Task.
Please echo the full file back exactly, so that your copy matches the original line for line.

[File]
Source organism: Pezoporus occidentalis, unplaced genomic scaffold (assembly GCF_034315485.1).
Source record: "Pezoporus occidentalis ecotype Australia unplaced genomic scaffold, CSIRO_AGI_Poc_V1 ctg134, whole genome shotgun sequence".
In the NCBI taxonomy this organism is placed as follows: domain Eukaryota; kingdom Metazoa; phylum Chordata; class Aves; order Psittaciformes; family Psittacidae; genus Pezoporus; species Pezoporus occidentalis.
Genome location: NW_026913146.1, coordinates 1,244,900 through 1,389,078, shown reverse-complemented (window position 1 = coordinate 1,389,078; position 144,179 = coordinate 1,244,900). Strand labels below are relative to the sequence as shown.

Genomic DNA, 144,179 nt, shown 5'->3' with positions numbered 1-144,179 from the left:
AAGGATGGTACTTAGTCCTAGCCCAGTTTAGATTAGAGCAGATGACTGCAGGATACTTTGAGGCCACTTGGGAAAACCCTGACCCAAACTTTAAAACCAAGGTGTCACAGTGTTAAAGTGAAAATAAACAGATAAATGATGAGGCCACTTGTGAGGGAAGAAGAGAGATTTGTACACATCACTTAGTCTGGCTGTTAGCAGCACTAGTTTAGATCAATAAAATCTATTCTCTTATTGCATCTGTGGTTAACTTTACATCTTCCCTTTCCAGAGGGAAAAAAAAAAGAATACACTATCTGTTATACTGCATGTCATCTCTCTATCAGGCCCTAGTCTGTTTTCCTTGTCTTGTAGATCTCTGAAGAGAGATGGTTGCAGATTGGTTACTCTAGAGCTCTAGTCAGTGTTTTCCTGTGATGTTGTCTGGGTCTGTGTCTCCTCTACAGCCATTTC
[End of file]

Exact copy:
Source organism: Pezoporus occidentalis, unplaced genomic scaffold (assembly GCF_034315485.1).
Source record: "Pezoporus occidentalis ecotype Australia unplaced genomic scaffold, CSIRO_AGI_Poc_V1 ctg134, whole genome shotgun sequence".
In the NCBI taxonomy this organism is placed as follows: domain Eukaryota; kingdom Metazoa; phylum Chordata; class Aves; order Psittaciformes; family Psittacidae; genus Pezoporus; species Pezoporus occidentalis.
Genome location: NW_026913146.1, coordinates 1,244,900 through 1,389,078, shown reverse-complemented (window position 1 = coordinate 1,389,078; position 144,179 = coordinate 1,244,900). Strand labels below are relative to the sequence as shown.

Genomic DNA, 144,179 nt, shown 5'->3' with positions numbered 1-144,179 from the left:
AAGGATGGTACTTAGTCCTAGCCCAGTTTAGATTAGAGCAGATGACTGCAGGATACTTTGAGGCCACTTGGGAAAACCCTGACCCAAACTTTAAAACCAAGGTGTCACAGTGTTAAAGTGAAAATAAACAGATAAATGATGAGGCCACTTGTGAGGGAAGAAGAGAGATTTGTACACATCACTTAGTCTGGCTGTTAGCAGCACTAGTTTAGATCAATAAAATCTATTCTCTTATTGCATCTGTGGTTAACTTTACATCTTCCCTTTCCAGAGGGAAAAAAAAAAGAATACACTATCTGTTATACTGCATGTCATCTCTCTATCAGGCCCTAGTCTGTTTTCCTTGTCTTGTAGATCTCTGAAGAGAGATGGTTGCAGATTGGTTACTCTAGAGCTCTAGTCAGTGTTTTCCTGTGATGTTGTCTGGGTCTGTGTCTCCTCTACAGCCATTTC